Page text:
Noun + が + 見える
- この部屋からは富士山が見えます。Mount Fuji can be seen from this room.
- 遠くに建物が見えるけどあれは何？I can see a building in the distance, but what is it?
- パンツが見えるくらいを下げて、先生に怒られた。My pants were sagging to the point where my underwear was visible, and I got scolded by my teacher.
- ここからだと小さく見えるけど、あのビルは130メートルもある。From here, the building looks small, but it is 130 meters tall.
- あの仕事は大変に見えるけど、簡単らしいよ。That job looks difficult, but I heard that it is easy.
- 部屋を暗くして外を見たら、星が見えるよ。If you make your room dark and look outside, you will see the stars. (Even without trying, you will see them)
- 部屋を暗くして外を見たら、星が見られるよ。If you make your room dark and look outside, you will see the stars. (If you focus past the clouds, and give your eyes some time to adjust)
- 若い時に大きな怪我があったからなにも見えない。Because of a big injury when I was young, I cannot see.
'Since that signboard is big, it can be seen from anywhere.'
'Mount Fuji is very big, so it can be clearly seen even from afar!'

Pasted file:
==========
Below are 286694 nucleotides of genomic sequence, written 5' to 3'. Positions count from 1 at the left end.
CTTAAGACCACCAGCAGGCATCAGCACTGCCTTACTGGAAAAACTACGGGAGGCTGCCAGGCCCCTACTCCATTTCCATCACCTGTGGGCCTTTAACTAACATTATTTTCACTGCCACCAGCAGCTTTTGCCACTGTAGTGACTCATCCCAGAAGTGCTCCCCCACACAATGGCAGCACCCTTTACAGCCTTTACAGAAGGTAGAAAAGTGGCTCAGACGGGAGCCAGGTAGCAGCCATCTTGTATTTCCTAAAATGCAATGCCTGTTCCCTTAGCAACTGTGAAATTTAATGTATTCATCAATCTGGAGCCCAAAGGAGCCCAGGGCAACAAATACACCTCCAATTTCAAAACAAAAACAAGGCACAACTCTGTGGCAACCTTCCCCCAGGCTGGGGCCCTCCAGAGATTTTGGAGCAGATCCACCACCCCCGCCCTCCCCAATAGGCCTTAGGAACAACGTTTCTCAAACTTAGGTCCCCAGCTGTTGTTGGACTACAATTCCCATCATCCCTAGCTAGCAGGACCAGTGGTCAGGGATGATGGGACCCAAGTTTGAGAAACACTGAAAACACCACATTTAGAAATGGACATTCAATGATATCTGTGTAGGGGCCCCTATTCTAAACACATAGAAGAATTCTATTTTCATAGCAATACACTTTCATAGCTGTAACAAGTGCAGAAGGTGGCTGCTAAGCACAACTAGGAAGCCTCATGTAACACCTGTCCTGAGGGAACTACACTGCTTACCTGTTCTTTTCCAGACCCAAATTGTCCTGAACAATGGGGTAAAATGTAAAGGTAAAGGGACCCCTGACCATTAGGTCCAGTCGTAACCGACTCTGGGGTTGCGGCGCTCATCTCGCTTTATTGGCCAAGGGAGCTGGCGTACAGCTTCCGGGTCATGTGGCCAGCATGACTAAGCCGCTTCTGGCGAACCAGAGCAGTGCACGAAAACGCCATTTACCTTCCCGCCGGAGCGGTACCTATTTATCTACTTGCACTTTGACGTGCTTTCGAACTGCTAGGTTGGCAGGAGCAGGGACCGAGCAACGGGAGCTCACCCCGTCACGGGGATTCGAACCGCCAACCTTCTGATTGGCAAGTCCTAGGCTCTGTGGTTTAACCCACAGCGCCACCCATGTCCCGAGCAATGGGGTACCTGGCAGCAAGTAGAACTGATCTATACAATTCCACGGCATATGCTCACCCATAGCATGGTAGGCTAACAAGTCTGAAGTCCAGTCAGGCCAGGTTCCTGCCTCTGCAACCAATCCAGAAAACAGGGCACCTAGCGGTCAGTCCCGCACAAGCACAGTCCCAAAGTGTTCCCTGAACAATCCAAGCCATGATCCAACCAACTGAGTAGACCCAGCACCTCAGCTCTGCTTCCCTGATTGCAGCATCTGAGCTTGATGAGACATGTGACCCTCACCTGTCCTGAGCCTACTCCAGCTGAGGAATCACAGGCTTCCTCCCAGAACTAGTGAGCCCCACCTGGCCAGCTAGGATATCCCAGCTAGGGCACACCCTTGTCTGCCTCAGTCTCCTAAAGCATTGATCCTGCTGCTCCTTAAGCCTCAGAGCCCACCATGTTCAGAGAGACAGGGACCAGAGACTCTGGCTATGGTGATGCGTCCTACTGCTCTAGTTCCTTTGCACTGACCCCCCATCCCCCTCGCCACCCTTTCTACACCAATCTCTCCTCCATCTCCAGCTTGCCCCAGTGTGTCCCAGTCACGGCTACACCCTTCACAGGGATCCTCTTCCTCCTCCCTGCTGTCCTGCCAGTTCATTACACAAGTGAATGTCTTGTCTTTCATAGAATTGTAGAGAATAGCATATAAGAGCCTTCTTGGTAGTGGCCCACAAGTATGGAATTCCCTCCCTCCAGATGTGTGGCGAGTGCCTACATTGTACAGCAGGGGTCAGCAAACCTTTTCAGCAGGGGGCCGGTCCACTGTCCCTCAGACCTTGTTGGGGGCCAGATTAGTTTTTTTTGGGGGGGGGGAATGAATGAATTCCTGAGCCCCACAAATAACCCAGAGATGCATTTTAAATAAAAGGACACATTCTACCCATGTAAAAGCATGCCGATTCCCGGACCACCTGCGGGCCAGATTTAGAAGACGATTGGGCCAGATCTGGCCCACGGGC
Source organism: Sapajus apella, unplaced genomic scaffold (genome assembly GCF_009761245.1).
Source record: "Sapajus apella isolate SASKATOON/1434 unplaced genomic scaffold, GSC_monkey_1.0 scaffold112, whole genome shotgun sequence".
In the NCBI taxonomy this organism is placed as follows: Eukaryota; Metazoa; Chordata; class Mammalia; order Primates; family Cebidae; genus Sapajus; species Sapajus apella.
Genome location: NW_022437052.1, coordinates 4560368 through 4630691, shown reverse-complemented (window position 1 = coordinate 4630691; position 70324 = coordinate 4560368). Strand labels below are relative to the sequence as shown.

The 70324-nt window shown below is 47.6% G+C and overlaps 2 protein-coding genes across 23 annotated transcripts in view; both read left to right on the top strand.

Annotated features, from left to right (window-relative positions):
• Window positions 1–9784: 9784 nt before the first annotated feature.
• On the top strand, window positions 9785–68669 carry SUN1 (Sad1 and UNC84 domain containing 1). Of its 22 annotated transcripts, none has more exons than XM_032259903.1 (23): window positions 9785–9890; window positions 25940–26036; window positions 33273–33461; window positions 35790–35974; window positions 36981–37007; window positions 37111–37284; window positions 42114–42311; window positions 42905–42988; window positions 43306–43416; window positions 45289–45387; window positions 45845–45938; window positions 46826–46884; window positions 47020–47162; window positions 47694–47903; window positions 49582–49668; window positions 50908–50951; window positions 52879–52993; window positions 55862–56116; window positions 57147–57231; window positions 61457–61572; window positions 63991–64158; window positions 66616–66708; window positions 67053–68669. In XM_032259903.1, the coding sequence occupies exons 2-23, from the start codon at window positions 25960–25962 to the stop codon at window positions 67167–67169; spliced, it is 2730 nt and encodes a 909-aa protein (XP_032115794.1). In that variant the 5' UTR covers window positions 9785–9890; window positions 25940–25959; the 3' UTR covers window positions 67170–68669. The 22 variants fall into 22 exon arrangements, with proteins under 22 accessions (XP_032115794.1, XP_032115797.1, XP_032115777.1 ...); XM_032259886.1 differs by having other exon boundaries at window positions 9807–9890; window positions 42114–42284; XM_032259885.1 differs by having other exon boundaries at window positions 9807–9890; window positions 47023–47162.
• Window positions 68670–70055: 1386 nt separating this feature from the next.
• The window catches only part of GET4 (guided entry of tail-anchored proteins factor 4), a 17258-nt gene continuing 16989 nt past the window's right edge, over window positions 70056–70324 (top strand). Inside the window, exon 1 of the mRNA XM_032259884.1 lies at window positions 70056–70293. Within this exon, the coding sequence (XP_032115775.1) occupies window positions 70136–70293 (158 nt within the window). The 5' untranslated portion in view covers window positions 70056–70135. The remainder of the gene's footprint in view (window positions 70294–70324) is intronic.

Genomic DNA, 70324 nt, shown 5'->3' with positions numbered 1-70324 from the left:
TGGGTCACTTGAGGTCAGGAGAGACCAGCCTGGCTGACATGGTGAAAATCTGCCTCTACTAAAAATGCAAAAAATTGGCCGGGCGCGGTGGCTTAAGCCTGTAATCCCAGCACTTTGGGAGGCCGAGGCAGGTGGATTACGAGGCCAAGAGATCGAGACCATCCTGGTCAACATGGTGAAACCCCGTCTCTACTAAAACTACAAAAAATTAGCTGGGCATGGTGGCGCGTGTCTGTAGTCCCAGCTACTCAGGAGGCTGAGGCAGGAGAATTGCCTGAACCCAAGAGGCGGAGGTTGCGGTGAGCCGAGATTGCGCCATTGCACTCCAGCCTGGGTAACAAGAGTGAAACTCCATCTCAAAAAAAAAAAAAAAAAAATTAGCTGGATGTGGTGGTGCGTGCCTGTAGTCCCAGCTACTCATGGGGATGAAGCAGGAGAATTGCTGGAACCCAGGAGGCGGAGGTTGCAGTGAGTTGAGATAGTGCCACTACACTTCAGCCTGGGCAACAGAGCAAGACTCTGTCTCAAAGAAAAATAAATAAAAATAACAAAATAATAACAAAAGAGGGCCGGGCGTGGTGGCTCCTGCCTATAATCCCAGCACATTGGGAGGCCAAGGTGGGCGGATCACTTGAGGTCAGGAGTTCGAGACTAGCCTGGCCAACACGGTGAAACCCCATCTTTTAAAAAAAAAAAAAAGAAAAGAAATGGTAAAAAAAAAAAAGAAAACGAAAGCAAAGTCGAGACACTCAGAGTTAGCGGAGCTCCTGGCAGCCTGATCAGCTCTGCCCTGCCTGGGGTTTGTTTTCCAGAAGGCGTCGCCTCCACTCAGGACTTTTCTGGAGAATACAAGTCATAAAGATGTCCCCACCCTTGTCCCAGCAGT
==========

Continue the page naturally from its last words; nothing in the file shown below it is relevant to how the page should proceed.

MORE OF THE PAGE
I can see clearly now, the rain is gone♪
There is less light in the countryside than in cities, so stars are clearly visible.
Blind people often have a sharp sense of hearing. (Literally - People who cannot see)
To make this sentence less direct and generally more polite, you can use 目が不自由(ふじゆう)な人は聴覚が鋭い instead.
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見える – Grammar Discussion
Most Recent Replies (8 in total)
@pasi Thank you for your comment. I have rearranged the order of the sentences and review questions so that this particular example only appears after you have been reviewing the grammar point for some time. Cheers!
Sorry to trouble you once again, this is not strictly related to the grammar point but I was wondering why is “ハッキリ” written in katakana? I googled the meaning of the word and most examples seem to use hiragana and I couldn’t really find a reason for the katana…
@pasi Hey! This post on Japanese StackExchange does an excellent job of answering your question. In this case, it is like making the text bold or italicizing text in English; it is used for emphasis. Cheers!
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